Home » 2003 Cross Country Road Trip

Bryce Canyon National Park, UT

Thursday, July 17, 2003 - 3:00am by Lolo
23 miles and 0.75 hours from our last stop - 1 night stay


Bryce Canyon is up there on my list of top ten favorite places to visit--definitely a place to come back to again and again. Although this was our 3rd time here and the kids' 2nd, we were probably even more excited about stopping here than the 1st time because we knew of the magic in store for us.

Lolo and the boys hiking out of the canyonLolo and the boys hiking out of the canyonThere are lots of beautiful places in the west, but there is something special about Bryce--something unique and somewhat unreal. It's also a lot less intimidating than places like the Grand Canyon and much easier to explore. You can just sit on one of the benches on the edge of the rim and gaze down into the hoodoos in the amphitheater below, or if you're more adventurous, you can hike down into the canyon from one of the trails from the rim and wander around among them. We spent lots of time doing both.

This trip, we were lucky enough to get a campsite in the park at Sunset Campground, in walking distance to the rim.

We chose to do the same hike that we had done on our last visit (it really is the best hike down into the canyon), but this time in the recommended reverse direction. Believe it or not, going in the opposite direction makes it seem like a completely different hike. We started this time from Sunset Point and followed the steep switchbacks of the Navajo Trail down through the narrow walls of the canyon into the amphitheater. From there we connected to the Queen's Garden Trail which brought us to some of the park's most interesting hoodoos, including one that actually does look like Queen Victoria sitting on her throne. From there we followed the trail up to Sunrise Point and then walked along the Rim Trail back to the RV.

Sleepy family at sunrise on the rimSleepy family at sunrise on the rimAfter dinner that evening, we walked back to the rim and watched as the colors changed from the warm yellows and oranges of daylight to the more dramatic pinks and reds that come with the setting sun.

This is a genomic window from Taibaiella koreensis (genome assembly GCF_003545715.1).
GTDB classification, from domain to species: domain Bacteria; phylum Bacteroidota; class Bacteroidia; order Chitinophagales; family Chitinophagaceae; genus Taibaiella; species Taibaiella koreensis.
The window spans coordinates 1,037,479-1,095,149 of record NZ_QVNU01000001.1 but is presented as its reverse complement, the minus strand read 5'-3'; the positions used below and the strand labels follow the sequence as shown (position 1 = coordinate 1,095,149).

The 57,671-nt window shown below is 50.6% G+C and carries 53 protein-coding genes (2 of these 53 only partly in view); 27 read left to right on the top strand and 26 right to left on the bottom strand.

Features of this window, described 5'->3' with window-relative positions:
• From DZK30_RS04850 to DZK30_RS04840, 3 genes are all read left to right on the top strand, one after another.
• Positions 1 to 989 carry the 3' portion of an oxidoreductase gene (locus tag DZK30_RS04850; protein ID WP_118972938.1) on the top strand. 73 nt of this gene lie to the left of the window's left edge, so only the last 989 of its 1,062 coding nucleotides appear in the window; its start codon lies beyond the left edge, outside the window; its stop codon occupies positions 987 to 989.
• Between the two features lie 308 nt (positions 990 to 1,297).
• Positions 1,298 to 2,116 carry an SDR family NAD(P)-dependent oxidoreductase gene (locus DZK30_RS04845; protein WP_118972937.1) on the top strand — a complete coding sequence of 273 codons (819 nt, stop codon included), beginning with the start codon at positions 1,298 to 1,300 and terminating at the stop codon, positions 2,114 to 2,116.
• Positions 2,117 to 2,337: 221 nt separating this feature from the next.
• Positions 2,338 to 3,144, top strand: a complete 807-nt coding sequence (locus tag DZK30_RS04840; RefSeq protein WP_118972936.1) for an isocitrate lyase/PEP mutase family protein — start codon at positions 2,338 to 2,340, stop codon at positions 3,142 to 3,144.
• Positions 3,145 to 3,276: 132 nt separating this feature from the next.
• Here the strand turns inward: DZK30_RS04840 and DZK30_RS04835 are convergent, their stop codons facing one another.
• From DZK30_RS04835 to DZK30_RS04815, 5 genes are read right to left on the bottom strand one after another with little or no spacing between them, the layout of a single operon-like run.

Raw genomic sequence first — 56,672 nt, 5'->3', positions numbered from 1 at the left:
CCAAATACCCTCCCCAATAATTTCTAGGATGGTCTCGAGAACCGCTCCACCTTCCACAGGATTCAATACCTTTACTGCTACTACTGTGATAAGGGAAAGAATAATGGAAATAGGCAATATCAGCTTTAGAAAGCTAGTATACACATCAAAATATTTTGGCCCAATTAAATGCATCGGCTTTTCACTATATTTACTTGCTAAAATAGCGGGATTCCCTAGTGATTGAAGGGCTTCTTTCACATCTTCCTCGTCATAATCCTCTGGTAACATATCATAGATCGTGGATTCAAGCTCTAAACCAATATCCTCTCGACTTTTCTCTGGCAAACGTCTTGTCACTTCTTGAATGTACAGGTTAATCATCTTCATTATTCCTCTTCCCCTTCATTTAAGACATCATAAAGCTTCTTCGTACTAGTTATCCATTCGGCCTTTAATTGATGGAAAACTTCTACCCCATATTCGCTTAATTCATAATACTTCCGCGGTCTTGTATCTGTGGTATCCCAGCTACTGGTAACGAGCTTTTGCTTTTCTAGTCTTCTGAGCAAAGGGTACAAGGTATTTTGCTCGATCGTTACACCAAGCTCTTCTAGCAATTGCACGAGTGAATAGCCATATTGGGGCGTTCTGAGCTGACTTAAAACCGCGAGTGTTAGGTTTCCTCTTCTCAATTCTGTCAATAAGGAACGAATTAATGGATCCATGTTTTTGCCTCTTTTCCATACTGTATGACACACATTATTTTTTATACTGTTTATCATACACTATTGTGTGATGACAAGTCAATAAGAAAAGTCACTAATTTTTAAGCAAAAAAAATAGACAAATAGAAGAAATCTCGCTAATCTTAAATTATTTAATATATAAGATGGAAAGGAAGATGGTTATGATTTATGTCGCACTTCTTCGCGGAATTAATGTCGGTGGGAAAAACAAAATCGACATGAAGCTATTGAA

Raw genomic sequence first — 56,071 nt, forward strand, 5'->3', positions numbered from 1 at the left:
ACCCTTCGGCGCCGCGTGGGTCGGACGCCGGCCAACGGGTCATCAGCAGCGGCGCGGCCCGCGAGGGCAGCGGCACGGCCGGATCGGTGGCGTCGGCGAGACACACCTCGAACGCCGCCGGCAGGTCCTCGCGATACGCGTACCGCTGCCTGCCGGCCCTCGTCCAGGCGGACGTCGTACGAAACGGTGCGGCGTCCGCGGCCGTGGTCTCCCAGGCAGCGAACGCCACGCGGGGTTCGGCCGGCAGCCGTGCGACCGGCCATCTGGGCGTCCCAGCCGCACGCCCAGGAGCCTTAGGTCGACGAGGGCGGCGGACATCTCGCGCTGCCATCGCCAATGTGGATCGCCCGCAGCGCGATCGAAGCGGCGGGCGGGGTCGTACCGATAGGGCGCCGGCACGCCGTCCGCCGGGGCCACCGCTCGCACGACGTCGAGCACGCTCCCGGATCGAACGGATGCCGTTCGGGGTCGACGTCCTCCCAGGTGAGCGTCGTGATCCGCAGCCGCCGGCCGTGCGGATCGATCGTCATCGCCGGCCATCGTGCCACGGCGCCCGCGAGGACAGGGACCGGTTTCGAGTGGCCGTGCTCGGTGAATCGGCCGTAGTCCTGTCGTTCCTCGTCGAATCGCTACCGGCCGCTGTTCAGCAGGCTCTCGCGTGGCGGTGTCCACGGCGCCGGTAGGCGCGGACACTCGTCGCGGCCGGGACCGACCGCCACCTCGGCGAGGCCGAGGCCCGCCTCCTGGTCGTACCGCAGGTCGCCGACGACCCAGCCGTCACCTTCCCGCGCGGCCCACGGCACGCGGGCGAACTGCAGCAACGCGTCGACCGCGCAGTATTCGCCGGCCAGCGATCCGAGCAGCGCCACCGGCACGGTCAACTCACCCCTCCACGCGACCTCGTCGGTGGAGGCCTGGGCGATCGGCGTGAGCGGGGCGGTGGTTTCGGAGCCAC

On the drive out the next morning, we just had to stop for one more peek from the rim and a few more pictures. The early morning light was just as good as last night's sunset.

What a great place! I'm sure we'll be back again.


Bryce Canyon National Park, which is located in southern Utah, is a geological fairyland, an intricate maze of wondrous shapes and formations. The oddly shaped pinnacles of rock, called hoodoos, display a mysterious blend of colors--warm yellows and oranges, and more dramatic pinks and reds--that provide a continuous show of changing colors with the rising and setting sun.

Bryce amphitheaterBryce amphitheaterLike Zion National Park, Bryce is part of the Grand Staircase, which is a series of plateaus formed by the uplifting and tilting of the Colorado Plateau millions of years ago. Bryce occupies part of one of these plateaus of the Grand Staircase called the Paunsaugunt Plateau. Bryce Canyon is not really a canyon at all, but rather a series of amphitheaters cut into the Pink Cliffs of the Paunsaugunt Plateau by millions of years of erosion from flowing streams. The centerpiece of the park is the 6-mile square Bryce Amphitheater with its intricate maze of whimsically-shaped hoodoos.

The rock spires (hoodoos) are the result of erosion in rock layers that vary in hardness. When water flowed through the cracks in these rocks, the softer rock wore away leaving behind the harder, erosion-resistant caps. The ongoing cycle of freezing and thawing continues to dissolve the softer rock, constantly changing the shape of the hoodoos. This continuous erosion is also causing the plateau cliffs to recede at the rate of about one foot every 60 years.

Colorful hoodoos in the amphitheaterColorful hoodoos in the amphitheaterBryce is much smaller and less intimidating than Zion and the Grand Canyon and much easier to explore. You can stand at the edge of the plateau rim and gaze down into the maze of hoodoos below or descend the trails from the rim and wander around among them. There are several good hiking trails. The Rim Trail runs 5.5 miles along the edge of the canyon, rather than taking you down into it, providing splendid views from above. Another great choice for a hike is the Queen's Garden Trail down into the canyon itself. Or if hiking isn't your thing, you can take the 17-mile scenic drive through the park, stopping at the numerous viewpoints along the way. You can either take your own vehicle or the free shuttle bus.

There are 2 campgrounds in the park. Both of them work on a first-come first-serve basis.

Bryce Canyon National Park location map in "high definition"

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